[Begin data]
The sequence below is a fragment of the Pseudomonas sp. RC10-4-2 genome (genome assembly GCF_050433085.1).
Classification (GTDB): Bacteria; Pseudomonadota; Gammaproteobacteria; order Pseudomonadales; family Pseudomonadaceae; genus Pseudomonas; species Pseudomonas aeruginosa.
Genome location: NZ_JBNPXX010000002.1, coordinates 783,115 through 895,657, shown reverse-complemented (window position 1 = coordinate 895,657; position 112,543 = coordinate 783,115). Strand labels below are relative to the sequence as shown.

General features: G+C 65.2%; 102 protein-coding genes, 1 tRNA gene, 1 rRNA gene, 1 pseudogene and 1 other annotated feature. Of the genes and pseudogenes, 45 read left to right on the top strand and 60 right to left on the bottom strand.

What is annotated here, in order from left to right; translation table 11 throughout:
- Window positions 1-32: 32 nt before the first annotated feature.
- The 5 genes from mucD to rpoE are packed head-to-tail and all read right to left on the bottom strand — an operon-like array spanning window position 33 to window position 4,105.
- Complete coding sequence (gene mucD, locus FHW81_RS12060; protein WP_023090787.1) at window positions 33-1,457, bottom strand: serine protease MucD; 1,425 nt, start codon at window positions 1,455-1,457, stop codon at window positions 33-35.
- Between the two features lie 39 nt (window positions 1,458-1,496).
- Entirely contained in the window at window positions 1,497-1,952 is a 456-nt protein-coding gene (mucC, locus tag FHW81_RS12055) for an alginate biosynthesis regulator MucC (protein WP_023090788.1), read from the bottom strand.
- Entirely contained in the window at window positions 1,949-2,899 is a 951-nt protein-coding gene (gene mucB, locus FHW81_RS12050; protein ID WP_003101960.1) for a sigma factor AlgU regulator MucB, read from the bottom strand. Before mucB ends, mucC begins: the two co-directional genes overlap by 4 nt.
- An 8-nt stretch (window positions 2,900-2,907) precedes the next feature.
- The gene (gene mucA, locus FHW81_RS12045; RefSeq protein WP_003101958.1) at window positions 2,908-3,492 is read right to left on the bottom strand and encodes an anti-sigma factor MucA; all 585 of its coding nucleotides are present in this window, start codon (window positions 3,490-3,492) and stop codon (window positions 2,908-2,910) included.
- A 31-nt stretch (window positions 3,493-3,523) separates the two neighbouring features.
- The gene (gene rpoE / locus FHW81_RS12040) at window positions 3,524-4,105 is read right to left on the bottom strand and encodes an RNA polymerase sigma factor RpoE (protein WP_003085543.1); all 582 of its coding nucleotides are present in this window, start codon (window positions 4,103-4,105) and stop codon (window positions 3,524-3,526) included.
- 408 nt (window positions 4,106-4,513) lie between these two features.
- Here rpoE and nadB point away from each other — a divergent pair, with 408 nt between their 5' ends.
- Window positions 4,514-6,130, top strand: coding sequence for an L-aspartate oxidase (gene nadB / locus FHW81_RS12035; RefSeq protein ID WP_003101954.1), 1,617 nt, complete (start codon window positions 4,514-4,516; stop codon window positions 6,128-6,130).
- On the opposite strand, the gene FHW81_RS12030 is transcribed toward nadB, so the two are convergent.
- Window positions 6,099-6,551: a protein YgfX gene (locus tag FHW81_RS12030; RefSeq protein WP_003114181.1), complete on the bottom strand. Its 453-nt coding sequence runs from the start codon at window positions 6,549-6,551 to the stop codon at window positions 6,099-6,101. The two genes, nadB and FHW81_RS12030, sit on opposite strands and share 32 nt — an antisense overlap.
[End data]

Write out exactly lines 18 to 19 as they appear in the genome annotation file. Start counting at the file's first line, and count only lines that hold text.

- Window positions 4,514-6,130, top strand: coding sequence for an L-aspartate oxidase (gene nadB / locus FHW81_RS12035; RefSeq protein ID WP_003101954.1), 1,617 nt, complete (start codon window positions 4,514-4,516; stop codon window positions 6,128-6,130).
- On the opposite strand, the gene FHW81_RS12030 is transcribed toward nadB, so the two are convergent.